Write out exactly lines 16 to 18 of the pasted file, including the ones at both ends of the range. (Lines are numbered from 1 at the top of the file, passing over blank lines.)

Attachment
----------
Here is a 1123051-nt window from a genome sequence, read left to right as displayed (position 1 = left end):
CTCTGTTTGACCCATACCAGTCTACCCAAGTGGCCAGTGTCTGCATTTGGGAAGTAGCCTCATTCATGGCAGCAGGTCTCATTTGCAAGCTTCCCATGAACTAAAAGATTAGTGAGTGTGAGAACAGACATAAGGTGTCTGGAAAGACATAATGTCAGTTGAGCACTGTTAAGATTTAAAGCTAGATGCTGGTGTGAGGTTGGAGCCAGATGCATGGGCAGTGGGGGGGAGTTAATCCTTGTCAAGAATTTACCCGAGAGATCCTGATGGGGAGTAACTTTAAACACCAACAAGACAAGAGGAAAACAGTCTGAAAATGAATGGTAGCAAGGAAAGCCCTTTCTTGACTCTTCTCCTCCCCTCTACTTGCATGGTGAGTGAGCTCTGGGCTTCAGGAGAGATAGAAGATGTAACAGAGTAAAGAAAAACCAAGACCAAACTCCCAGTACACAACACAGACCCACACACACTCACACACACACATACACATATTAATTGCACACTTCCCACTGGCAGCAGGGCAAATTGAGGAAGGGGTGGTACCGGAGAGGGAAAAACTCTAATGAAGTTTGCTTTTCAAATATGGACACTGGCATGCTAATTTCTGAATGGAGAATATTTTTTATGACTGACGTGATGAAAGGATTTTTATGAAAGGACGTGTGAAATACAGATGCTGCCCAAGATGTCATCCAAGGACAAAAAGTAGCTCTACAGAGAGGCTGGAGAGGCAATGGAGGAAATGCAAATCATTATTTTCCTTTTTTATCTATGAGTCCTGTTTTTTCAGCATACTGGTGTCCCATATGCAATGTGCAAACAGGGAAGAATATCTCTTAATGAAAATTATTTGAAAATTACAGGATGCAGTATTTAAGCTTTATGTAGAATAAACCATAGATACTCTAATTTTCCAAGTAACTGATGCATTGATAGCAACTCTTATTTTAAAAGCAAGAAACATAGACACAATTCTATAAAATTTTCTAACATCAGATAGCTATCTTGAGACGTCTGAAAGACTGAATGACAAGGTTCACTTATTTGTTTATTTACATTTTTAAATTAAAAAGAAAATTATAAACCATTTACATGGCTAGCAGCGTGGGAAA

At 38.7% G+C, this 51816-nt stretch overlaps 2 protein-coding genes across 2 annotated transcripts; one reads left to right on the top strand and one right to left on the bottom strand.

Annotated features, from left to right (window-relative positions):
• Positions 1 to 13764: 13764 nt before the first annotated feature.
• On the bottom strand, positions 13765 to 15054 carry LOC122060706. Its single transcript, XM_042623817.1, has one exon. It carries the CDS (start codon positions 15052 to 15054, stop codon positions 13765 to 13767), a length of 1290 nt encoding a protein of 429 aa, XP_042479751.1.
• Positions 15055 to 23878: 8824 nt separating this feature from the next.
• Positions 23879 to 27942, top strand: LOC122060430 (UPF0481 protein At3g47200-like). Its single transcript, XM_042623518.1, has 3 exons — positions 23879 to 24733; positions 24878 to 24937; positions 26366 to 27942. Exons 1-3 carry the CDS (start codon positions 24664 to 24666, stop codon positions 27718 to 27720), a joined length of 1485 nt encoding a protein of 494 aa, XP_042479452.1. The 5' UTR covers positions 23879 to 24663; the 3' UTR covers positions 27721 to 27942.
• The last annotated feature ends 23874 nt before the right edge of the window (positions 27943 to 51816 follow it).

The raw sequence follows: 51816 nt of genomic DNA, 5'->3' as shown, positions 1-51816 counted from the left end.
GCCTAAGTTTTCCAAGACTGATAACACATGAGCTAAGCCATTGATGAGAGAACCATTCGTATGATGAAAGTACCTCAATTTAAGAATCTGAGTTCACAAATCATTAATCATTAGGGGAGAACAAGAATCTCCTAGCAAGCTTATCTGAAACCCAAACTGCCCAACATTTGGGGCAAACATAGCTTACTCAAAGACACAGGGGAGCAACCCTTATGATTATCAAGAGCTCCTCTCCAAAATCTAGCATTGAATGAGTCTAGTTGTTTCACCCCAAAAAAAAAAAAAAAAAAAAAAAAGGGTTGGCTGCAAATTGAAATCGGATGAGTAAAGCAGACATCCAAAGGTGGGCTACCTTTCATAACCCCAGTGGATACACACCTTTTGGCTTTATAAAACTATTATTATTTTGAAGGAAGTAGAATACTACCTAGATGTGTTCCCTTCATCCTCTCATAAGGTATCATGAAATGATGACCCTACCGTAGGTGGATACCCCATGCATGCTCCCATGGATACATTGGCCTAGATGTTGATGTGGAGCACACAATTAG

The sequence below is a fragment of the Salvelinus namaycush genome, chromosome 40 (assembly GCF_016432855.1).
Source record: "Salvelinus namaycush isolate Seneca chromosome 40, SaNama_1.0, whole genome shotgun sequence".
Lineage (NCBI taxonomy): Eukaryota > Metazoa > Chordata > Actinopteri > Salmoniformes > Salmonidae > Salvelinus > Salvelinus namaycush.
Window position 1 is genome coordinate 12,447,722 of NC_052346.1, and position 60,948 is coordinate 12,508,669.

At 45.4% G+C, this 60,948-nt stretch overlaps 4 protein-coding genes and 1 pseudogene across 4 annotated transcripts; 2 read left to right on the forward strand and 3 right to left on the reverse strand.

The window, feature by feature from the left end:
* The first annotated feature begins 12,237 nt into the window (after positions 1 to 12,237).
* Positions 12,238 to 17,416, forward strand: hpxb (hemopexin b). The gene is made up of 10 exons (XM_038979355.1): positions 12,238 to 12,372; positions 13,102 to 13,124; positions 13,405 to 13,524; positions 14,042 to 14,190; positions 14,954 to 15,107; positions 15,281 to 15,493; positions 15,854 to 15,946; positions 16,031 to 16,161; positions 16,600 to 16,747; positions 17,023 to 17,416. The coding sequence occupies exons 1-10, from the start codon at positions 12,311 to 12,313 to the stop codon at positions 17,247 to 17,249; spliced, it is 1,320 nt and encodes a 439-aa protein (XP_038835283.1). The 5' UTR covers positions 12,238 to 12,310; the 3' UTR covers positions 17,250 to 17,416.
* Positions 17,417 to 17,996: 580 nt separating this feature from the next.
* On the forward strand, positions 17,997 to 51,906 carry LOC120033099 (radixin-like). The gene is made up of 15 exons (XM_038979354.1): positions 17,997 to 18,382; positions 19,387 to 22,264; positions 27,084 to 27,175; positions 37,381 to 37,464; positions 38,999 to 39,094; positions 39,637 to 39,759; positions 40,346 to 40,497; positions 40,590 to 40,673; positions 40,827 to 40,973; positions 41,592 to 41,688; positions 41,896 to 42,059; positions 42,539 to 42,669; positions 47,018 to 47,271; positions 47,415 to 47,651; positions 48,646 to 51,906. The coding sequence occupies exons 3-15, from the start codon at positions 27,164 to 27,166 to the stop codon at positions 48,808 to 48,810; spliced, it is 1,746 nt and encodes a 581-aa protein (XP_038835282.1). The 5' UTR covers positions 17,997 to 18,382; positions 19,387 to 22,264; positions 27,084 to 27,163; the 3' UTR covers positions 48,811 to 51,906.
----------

At 45.4% G+C, this 60,948-nt stretch overlaps 4 protein-coding genes and 1 pseudogene across 4 annotated transcripts; 2 read left to right on the forward strand and 3 right to left on the reverse strand.

The window, feature by feature from the left end:
* The first annotated feature begins 12,237 nt into the window (after positions 1 to 12,237).